Reverse osmosis (RO) desalination is a treatment process for production of fresh, low- salinity potable water from saline water source (seawater or brackish water) via membrane separation. The mineral/salt content of the water is usually measured by the water quality parameter named total dissolved solids (TDS), concentration of which is expressed in milligrams per liter (mg/L), or parts per thousand (ppt). The World Health Organization and the United Sates Environmental Protection Agency (US EPA) under the Safe Drinking Water Act have established a maximum TDS concentration of 500 mg/L as a potable water standard. This TDS level can be used as a classification limit to define potable (fresh) water.
Typically, water of TDS concentration higher than 500 mg/L and lower or equal to 15,000 mg/L (15 ppt) is classified as brackish. Natural water sources such as sea, bay and ocean waters which have TDS concentration higher than 15,000 mg/L are generally classified as seawater.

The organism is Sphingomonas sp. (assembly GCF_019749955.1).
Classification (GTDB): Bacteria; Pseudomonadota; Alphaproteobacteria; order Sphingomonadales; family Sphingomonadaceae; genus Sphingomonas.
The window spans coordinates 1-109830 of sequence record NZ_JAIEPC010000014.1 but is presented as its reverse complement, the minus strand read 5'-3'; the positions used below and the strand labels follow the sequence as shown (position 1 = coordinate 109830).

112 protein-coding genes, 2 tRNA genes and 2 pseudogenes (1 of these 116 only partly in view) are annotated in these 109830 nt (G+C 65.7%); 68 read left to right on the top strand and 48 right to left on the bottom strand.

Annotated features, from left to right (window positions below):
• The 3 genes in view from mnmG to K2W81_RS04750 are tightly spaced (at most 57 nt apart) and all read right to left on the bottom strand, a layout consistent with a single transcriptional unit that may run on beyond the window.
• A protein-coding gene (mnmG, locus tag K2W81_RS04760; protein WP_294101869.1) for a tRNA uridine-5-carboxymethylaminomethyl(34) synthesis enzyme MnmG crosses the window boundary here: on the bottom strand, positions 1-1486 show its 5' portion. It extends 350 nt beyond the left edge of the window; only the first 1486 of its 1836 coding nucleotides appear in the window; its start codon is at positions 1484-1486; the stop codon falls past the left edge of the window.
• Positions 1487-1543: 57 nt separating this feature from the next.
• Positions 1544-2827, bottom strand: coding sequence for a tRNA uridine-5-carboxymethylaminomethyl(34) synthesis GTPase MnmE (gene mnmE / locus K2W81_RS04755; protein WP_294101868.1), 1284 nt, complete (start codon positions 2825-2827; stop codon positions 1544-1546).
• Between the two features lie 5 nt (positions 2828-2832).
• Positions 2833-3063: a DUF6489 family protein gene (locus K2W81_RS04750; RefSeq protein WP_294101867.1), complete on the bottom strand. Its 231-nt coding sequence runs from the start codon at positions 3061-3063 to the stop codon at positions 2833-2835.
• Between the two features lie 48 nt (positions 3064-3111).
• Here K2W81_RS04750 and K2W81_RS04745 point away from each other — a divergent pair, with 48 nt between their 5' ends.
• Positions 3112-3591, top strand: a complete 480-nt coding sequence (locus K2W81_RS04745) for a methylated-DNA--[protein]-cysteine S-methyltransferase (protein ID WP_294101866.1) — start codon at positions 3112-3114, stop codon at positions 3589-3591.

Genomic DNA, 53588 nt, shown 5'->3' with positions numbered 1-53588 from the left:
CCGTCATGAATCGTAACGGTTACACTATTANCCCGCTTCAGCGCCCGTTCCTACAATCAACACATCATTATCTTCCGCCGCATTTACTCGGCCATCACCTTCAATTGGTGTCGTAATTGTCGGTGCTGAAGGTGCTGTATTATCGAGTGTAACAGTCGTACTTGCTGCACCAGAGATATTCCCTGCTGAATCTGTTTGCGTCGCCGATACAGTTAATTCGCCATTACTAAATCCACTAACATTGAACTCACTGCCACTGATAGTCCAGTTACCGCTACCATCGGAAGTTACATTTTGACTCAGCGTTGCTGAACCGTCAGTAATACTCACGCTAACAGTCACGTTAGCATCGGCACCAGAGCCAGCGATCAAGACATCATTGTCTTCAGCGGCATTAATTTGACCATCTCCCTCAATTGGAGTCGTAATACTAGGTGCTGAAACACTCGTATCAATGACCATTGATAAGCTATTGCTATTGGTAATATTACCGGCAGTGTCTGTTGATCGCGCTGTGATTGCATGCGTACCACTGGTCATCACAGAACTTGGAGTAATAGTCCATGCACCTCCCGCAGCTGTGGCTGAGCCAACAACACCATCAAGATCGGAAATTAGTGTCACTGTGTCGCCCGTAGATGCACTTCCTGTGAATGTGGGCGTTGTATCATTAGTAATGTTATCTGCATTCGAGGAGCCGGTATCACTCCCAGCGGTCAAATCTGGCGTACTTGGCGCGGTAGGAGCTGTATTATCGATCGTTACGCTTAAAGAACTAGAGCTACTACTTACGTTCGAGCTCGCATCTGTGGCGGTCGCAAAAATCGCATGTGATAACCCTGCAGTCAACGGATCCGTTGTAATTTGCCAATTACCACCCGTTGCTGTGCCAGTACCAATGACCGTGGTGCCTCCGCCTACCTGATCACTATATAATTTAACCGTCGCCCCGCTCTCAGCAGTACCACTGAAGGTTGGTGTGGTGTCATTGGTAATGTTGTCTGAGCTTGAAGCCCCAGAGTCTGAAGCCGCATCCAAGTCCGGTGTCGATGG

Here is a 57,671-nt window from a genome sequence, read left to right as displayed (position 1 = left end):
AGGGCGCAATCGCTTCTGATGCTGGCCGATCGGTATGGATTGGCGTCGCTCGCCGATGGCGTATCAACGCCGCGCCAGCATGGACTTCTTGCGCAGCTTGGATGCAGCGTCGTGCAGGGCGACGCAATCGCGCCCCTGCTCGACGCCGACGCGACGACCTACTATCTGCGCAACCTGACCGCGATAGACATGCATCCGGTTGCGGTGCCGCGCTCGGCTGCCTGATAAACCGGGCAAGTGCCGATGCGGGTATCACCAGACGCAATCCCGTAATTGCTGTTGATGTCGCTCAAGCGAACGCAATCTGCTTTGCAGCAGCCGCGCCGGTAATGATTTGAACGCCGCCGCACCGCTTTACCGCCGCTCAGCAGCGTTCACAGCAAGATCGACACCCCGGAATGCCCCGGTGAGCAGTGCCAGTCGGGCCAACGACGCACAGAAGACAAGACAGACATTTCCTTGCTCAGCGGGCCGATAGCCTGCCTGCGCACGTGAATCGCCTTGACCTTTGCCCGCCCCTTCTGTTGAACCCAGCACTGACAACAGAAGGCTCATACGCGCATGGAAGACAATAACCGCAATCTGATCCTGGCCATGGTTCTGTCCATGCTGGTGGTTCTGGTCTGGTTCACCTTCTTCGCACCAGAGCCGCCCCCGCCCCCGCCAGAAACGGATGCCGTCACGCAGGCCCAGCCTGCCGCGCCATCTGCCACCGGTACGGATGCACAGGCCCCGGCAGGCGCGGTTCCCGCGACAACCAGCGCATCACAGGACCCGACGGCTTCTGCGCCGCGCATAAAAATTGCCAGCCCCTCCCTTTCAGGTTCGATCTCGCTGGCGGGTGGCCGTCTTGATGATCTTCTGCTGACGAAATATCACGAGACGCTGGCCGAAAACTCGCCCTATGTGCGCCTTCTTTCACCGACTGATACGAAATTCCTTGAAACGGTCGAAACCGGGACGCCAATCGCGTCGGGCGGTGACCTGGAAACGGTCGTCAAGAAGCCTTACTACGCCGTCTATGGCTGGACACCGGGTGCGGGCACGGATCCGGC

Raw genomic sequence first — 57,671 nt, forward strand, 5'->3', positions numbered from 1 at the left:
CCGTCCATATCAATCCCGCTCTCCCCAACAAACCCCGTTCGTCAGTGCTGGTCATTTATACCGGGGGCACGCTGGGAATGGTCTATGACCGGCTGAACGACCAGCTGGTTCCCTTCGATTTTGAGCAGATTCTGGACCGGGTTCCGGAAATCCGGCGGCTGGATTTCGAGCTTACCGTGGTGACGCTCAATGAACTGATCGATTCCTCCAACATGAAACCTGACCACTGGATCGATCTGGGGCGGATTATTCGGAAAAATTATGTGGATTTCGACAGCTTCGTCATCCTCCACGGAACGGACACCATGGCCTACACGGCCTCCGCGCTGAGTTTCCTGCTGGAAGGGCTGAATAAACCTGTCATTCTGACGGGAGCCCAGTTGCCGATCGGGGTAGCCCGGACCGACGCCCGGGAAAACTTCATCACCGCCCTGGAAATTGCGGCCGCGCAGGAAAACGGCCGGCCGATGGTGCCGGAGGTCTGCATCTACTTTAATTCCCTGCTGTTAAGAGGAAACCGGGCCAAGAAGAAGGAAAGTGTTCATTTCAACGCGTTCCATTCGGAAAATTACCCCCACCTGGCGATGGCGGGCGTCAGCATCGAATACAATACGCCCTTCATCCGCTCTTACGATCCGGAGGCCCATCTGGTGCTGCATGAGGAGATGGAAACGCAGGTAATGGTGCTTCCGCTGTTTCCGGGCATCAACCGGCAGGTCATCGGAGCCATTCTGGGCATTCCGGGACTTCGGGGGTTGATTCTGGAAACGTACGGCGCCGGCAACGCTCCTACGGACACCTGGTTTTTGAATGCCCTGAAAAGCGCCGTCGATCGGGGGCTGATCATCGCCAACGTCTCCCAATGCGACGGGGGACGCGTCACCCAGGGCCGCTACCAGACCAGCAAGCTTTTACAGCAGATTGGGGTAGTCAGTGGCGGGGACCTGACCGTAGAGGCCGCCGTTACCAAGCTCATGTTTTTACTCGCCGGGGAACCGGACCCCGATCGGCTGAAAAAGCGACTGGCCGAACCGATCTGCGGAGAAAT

Reverse Osmosis is very effective in treating brackish, surface and ground water for both large and small flows applications. Some examples of industries that use RO water include pharmaceutical, boiler feed water, food and beverage, metal finishing and semiconductor manufacturing to name a few.
Reverse Osmosis is an effective and proven technology to produce water that is suitable for many industrial applications that require demineralized or deionized water. Further post treatment after the RO system such as mixed bed deionization can increase the quality of the RO permeate and make it suitable for the most demanding applications. Proper pre-treatment and monitoring of an RO system is crucial to preventing costly repairs and unscheduled maintenance. With the correct system design, maintenance program, and experienced service support, your RO system should provide many years of high purity water.